University of Wisconsin-Madison
University of Wisconsin-Madison
As the UW2020: WARF Discovery initiative sunsets this year, a new research initiative is building on its success. Six rounds of UW2020 have funded 95 projects since the first set of awards was announced in 2016.
A gene that cured a man of HIV a decade ago has been successfully added to developing monkey embryos in an effort to study more potential treatments for the disease. Timothy Brown, known for years as "the Berlin Patient," received a transplant of bone marrow stem cells in 2007 to treat leukemia.
Researchers have discovered a previously unknown way that pancreatic cells decide how much insulin to secrete. It could provide a promising new target to develop drugs for boosting insulin production in people with Type 2 diabetes.
Several years and tens of thousands of words into writing their doctoral dissertation, you'd think few graduate students would sign on to write even more. And yet over the last decade, dozens of University of Wisconsin-Madison students have done exactly that.
A new normal is taking shape as a warming planet is changing hurricane behaviors and patterns. Research over the last decade has shown alarming trends resulting in more destructive hurricanes. Global trends suggest hurricanes are getting stronger, moving more slowly over land, and deviating farther north and south of the equator.
The threat to cell towers will only grow as climate change makes many areas more fire prone, and as more Americans make their homes near the cusp of both wilderness and civilization. About one in four people in the United States lives in an area served by cellular phone towers at risk of an outage caused by wildfires, according to researchers at the University of Wisconsin-Madison.
Bacteriology researcher Tanya Falbel prepares a COVID-19 sample near Engineering Hall as Katie Reisdorf looks on to make sure the swab was prepared correctly. Photo: Mary Checovich Once a week, perhaps on his lunch break or during an afternoon stroll, Jon Temte stops by a pop-up kiosk on campus, swabs both his nostrils, and drops off his weekly COVID-19 test for analysis as part of a coronavirus surveillance program at the University of Wisconsin-Madison.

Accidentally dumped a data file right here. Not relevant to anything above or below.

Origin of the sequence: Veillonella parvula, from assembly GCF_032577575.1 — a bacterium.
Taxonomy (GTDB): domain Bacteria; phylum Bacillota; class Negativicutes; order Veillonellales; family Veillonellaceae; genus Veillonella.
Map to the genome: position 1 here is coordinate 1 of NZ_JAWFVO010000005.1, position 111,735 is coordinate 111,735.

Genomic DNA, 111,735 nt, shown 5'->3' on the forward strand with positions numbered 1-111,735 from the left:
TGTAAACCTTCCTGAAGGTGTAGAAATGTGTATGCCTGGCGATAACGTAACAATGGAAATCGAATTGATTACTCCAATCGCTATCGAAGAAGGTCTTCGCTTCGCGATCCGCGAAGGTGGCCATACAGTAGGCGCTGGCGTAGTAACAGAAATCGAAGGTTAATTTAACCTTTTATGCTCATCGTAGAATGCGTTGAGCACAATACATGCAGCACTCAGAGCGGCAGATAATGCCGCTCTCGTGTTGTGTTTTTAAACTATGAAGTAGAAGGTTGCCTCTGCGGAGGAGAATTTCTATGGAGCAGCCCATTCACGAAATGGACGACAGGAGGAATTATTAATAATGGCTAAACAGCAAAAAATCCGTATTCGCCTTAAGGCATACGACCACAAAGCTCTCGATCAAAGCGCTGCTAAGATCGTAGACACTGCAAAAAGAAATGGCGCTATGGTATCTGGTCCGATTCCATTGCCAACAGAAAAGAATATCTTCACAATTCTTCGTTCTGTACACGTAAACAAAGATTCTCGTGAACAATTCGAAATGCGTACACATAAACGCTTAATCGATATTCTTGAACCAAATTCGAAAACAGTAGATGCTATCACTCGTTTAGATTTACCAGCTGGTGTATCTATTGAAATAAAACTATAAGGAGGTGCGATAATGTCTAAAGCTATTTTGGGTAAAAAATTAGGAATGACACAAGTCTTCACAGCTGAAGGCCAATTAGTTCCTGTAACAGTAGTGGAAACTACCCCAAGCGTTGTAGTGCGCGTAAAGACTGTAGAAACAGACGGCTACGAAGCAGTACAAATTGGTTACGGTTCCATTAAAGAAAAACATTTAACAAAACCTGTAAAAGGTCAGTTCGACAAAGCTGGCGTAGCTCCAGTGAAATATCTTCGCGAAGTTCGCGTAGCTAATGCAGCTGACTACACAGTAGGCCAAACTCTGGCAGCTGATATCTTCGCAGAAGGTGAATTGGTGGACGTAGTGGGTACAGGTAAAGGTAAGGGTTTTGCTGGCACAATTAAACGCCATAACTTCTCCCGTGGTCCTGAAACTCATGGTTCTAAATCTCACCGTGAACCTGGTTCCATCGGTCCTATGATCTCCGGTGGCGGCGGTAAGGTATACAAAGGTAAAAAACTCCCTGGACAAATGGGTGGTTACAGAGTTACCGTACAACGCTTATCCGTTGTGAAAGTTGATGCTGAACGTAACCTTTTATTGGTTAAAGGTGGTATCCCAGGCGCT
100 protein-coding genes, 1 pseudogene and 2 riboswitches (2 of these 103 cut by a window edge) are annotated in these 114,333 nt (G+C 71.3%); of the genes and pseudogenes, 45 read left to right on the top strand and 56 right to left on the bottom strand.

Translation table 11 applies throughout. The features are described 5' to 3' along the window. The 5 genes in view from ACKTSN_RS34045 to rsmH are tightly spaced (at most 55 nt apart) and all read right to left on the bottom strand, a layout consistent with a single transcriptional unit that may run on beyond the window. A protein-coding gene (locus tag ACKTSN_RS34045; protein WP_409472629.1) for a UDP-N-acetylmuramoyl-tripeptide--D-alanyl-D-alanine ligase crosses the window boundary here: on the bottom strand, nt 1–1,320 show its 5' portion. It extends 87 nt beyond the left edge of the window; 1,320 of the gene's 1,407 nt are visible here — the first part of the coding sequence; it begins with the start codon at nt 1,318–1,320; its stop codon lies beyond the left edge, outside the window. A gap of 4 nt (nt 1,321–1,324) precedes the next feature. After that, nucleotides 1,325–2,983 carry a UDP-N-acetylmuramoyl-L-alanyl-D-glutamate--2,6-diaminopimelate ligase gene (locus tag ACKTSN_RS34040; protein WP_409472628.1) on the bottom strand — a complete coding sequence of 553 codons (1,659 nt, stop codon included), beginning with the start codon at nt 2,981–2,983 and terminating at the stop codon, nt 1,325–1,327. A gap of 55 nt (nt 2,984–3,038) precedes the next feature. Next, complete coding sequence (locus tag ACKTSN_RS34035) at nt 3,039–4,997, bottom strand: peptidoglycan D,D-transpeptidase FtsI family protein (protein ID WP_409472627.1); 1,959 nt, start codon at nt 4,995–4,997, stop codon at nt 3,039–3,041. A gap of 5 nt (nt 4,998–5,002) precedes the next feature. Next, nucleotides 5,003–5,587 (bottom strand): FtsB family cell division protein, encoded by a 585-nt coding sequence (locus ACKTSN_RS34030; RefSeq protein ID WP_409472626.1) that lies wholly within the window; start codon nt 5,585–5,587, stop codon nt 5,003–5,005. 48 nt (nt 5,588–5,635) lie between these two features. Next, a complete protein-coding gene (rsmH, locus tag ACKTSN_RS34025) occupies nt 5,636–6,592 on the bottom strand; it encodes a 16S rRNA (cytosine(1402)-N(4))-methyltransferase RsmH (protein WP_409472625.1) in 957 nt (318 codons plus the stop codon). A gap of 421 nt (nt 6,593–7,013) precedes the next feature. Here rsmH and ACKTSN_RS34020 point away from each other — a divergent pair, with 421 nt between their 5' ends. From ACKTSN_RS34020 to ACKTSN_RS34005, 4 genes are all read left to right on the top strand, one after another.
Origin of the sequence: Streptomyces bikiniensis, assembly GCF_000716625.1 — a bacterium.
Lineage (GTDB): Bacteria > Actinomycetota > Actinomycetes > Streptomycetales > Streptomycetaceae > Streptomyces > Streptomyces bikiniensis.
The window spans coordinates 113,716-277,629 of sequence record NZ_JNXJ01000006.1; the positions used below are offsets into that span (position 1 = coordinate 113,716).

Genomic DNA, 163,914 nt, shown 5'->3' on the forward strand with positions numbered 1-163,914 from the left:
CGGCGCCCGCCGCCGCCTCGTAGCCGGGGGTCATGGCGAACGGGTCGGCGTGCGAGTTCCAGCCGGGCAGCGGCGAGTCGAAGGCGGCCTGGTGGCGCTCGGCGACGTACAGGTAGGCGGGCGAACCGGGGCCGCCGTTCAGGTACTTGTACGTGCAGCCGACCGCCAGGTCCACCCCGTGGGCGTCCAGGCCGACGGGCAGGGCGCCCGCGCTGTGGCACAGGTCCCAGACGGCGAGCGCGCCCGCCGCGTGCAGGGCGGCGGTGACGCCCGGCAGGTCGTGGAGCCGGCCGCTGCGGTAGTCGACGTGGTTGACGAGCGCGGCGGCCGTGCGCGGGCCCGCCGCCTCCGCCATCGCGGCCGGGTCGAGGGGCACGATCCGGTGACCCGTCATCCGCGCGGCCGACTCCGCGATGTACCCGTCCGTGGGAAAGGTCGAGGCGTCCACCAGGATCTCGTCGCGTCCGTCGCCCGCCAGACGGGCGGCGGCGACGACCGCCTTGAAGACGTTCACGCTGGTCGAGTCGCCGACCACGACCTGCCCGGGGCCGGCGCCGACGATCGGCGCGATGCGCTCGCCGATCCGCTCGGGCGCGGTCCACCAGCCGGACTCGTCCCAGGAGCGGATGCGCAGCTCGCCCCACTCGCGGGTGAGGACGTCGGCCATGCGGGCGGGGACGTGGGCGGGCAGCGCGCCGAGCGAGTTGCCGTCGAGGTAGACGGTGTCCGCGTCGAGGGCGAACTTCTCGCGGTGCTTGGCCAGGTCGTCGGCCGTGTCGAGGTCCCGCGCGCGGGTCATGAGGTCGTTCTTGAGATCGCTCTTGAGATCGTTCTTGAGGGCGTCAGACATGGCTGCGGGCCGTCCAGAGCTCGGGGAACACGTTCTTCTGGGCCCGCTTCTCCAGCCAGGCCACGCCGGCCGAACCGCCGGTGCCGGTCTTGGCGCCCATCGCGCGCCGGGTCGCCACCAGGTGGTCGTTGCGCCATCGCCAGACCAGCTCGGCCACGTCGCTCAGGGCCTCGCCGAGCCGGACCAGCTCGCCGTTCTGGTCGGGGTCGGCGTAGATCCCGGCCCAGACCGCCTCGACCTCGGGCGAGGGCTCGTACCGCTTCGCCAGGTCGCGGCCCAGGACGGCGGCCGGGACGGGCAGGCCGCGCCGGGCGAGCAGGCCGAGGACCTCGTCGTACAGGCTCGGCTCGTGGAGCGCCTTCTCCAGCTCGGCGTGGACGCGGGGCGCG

In late 2019, the SARS-CoV-2 virus emerged in China and quickly spread across the world, leading to the COVID-19 pandemic. In early 2020, that virus mutated, likely in Europe, and that mutation is now the dominant form of the virus across the globe.
A family tree of more than 200 variations in the virus that causes COVID-19 helps explain why two Wisconsin counties - just 75 miles apart, but far from the origins of the virus - had such different early experiences with the pandemic, and shows how well public health orders initially slowed the rate of infection.
A team of researchers at the University of Wisconsin-Madison is part of a new multi-institution effort to better understand Alzheimer's disease in adults with Down syndrome. Adults with Down syndrome are at high risk for developing Alzheimer's disease beginning in their late 40s, because of their unique biology.
FOR IMMEDIATE RELEASE - 10/28/2020 WARF also announced that Innovation Day will be held via webinar on November 18. The signature fall event will showcase quick pitches, special guests and high-potential technologies ranging from sports medicine to virtual reality.
As the COVID-19 pandemic took hold in regions across the United States in the spring, governors, mayors and local leaders hoping to quell the spread of the virus turned to the only actionable defenses available at the time: They closed schools and businesses, banned mass gatherings, issued stay-at-home orders and enforced other social distancing measures.